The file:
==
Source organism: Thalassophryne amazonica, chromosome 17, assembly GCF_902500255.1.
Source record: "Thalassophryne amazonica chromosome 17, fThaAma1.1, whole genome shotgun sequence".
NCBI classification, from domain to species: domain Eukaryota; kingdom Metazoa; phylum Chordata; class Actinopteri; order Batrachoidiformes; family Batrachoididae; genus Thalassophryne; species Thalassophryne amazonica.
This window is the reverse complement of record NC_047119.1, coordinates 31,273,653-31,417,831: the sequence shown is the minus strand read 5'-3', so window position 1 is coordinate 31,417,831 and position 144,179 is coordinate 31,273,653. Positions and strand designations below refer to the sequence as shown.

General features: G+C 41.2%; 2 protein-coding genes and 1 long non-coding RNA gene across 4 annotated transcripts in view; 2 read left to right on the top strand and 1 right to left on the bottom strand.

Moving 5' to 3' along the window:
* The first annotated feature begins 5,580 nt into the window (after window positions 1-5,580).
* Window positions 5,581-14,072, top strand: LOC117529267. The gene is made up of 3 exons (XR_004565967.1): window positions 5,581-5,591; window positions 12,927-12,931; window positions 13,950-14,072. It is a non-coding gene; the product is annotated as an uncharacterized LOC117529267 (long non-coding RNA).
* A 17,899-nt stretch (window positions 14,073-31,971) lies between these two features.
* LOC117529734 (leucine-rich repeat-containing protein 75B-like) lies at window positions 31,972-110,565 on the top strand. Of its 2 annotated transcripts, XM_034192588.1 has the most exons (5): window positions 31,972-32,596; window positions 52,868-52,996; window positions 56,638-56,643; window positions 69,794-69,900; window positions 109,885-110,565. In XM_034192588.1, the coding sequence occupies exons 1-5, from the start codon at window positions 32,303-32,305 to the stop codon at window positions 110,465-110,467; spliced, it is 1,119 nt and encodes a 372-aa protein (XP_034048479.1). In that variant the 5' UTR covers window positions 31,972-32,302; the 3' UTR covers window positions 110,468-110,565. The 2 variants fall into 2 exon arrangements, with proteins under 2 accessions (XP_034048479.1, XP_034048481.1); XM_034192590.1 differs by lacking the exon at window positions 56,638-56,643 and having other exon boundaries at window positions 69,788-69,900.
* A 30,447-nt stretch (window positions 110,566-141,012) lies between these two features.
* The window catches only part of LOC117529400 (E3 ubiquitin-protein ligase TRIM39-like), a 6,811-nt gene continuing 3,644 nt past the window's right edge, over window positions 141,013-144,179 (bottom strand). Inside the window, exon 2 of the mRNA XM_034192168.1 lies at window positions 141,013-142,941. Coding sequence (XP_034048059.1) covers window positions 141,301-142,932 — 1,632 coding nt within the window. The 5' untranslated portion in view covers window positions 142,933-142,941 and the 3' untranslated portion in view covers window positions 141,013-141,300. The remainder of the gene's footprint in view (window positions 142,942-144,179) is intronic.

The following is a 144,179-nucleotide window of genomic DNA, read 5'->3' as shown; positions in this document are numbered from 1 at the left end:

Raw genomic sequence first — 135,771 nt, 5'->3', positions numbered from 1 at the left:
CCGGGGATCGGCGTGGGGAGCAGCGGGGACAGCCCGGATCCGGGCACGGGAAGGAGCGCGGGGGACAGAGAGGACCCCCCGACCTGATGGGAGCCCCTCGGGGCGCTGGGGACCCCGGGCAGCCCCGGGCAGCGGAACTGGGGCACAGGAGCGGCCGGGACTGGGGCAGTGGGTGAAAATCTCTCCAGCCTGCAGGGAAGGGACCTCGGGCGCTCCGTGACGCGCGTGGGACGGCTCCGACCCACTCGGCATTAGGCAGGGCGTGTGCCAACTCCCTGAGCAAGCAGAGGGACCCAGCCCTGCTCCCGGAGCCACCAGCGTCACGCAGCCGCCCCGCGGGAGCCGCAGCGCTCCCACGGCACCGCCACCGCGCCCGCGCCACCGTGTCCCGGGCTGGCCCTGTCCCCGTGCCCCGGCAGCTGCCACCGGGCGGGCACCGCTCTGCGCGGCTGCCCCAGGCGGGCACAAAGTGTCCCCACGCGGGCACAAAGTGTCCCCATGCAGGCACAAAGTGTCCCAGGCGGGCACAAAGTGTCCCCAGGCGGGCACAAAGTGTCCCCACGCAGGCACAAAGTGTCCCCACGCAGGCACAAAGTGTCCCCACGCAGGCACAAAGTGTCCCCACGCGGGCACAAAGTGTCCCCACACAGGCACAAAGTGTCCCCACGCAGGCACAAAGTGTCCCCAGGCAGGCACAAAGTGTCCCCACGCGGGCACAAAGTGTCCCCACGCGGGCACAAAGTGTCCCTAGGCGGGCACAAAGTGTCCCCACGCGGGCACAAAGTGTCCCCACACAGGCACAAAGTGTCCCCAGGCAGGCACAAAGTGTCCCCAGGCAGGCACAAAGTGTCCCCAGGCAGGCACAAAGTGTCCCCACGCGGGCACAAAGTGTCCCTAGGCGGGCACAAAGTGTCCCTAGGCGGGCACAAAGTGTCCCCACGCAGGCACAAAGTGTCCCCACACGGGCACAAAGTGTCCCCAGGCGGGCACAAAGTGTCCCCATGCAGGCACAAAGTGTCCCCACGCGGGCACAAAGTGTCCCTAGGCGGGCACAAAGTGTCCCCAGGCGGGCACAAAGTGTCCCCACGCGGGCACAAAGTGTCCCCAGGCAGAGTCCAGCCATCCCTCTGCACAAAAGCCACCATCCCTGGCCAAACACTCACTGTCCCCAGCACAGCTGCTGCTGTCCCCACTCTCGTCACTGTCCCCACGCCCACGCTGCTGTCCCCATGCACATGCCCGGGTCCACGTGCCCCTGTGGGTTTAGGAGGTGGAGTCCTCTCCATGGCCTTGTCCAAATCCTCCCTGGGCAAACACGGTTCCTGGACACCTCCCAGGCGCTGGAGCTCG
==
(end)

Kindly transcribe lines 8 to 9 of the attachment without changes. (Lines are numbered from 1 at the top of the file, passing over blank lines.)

* Window positions 5,581-14,072, top strand: LOC117529267. The gene is made up of 3 exons (XR_004565967.1): window positions 5,581-5,591; window positions 12,927-12,931; window positions 13,950-14,072. It is a non-coding gene; the product is annotated as an uncharacterized LOC117529267 (long non-coding RNA).
* A 17,899-nt stretch (window positions 14,073-31,971) lies between these two features.